Afrosays to me

…random excerpts from my communions with the AfroMuse

My childhood and theirs October 18, 2010

Filed under: Abstract — afrosays @ 10:17 am
Tags: , ,

The goddess didn’t give me a break as I had hoped. In fact she demanded that I dispatch this script ASAP.

It’s my birthday and my Facebook wall is already complaining. Friends, why can’t we convert all that goodwill to somehow make my bank account complain? That’d be thoroughly appreciated.

As for the goddess, I’m still mad at her because she always feels this egoistical need to impose herself – Dominatrix witch!

I’d only be forgiving her because she somehow managed to feature an abstract me in this piece. I kind of understand her pretend aloofness though, she doesn’t have a birthday so she’d probably be confused as to how to feel. I’m sure there’d be a nice box of jealousy, though, in her emotional variety pack.

May I get this over with? beating the gong like a disgruntled employee, because on my birthday, AfroSays:
MY CHILDHOOD AND THEIRS

DRONKEY FREAK!!!!

I have always wondered why we’ve got so many confused kids today and I recently discovered why.
IT’S THE TEEVO!
In our days, we had The Beauty and The Beast, The Lion King, The Jungle Book and a collection of other delightful pictures that entertained us and taught us good moral lessons. For example:
– The Lion King taught that if someone kills your father and marries your mother, get revenge
– The Hunchback of Notre Dame taught that when you’re ugly and poor, chics won’t dig you so it’s better you stay in church.
– I learnt from the Alladin that there’s always idiots trying to get your chic and no matter how many times you mitigate the threat, they just won’t stay away.
– Mulan taught us that it’s okay to dress like the opposite sex and we shouldn’t discriminate.
Several stories also taught us that when we’re rich and handsome and born in a palace, we can marry any girl we want and the #houseGirl / #maid is eligible too.
Those are all good lessons that help a young mind cope with the wicked world but what do the modern kids learn?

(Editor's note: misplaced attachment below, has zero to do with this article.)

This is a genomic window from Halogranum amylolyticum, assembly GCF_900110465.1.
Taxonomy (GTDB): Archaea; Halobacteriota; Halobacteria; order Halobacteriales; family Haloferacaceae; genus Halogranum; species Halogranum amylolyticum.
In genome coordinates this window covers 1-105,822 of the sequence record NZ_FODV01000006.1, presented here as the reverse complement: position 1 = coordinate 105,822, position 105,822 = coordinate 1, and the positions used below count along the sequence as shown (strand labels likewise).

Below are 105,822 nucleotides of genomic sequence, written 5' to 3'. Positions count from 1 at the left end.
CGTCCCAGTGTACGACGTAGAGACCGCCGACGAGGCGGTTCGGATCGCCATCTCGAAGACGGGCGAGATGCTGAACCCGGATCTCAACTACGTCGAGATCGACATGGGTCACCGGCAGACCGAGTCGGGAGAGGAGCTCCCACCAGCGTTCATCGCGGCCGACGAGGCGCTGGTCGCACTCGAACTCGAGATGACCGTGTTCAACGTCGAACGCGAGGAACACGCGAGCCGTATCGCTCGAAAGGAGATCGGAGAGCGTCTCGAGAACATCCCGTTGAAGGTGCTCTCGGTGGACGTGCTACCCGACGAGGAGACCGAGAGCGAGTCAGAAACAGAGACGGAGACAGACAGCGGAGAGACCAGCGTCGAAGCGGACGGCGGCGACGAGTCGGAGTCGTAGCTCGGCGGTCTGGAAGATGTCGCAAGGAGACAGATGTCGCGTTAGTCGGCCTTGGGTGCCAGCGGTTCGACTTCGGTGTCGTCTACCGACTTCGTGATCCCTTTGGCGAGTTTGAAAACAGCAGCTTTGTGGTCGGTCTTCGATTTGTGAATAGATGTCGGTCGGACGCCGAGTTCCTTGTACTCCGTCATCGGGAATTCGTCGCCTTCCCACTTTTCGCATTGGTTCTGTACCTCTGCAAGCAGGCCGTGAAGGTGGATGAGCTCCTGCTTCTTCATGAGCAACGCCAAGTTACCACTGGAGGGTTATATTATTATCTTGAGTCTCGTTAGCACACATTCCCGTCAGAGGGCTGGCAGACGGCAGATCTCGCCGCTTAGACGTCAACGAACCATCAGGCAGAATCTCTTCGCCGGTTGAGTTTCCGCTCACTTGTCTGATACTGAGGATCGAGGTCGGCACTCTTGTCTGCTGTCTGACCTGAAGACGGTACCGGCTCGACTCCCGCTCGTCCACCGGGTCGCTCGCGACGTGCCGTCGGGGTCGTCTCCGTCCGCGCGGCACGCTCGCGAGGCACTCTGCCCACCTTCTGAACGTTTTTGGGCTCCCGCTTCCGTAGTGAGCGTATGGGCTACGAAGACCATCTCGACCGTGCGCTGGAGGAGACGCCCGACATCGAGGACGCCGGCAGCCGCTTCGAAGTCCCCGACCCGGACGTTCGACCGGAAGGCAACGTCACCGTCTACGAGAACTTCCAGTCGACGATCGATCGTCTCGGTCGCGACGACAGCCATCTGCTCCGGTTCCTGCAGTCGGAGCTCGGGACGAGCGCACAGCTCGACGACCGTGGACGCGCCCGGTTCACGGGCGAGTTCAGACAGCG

THEY LEARN THAT A DONKEY AND A DRAGON CAN HAVE A BABY! (Good job, Shrek)
What the hell are the kids meant to do with that perverted knowledge? Isn’t there something better to teach the kids?
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The African SuperHero August 12, 2010

Filed under: Scenic — afrosays @ 8:03 am
Tags: , , , , , , , , ,

The goddess woke me up this morning and reminded me that she gave me this commission only a month ago. She hinted at how pleased she was at how far we’ve come and she kissed me.

Shhhh!  she doesn’t know it’s the villagers that have helped echo her message. Thank you all! I promise to beat this gong for you with all my little energy, thank you!

I’d be beating today’s tune in dedication to all the villagers who helped garner a thousand (1000) blog views in just a month,

Ooooooooooshey! because you said, AfroSays:


The African SuperHero

The African SuperHero

He stands on the french window sill, fearless and brave, his Ankara cape flowing elegantly behind him, ready to save the world.

He sees the innumerable foes that he must conquer, the same enemies that most people pretend not to see but he can’t ignore his calling for with great power comes great responsibility.
The firm look on his face shows how much he loathes the iniquity in society. He has seen enough on television, pictures glide through his mind from the papers. Good men have been hurt in the never-ending war of good and evil, heroes have been made as well – but the war lives on. Today, His jaw is set on justice, he has had enough.
His fists would be the new law, and his boots, the vehicle of salvation. His costume is funny but he doesn’t mind. He still wears his underwear outside. He would give tribute to the founding fathers of this solitary path of sacrifice; especially those whose exploits have immortalized their names in the glowing pavements on memory lane. It is his turn.
He crouches with one hand in the air like a mantis and reviews his strategy for the last time. It seems perfect. He let out a resounding roar into the air, announcing his debut vigilante career with a signature.
Call him SuperbatSpiderFantasticMan! (at least, that’s what the inscription on his costume reads).
He leaps into the air in super gallant style.
But his roar has alerted her, she arrives on the scene a second before he takes off. Her costume is the same material his cape is made from, she has a desperate look of urgency on her face. She mustn’t delay a second.
She grabs him from the air before gravity summons him beyond reach; she saves her five year old before he becomes yet another cartoon network martyr. Too bad she cannot save his white school shirt from permanent marker.
Her cane would be the latest law, and his cry, the bell of salvation.
Forget the shirt we shall, let’s applaud mother; She’s a real super hero.

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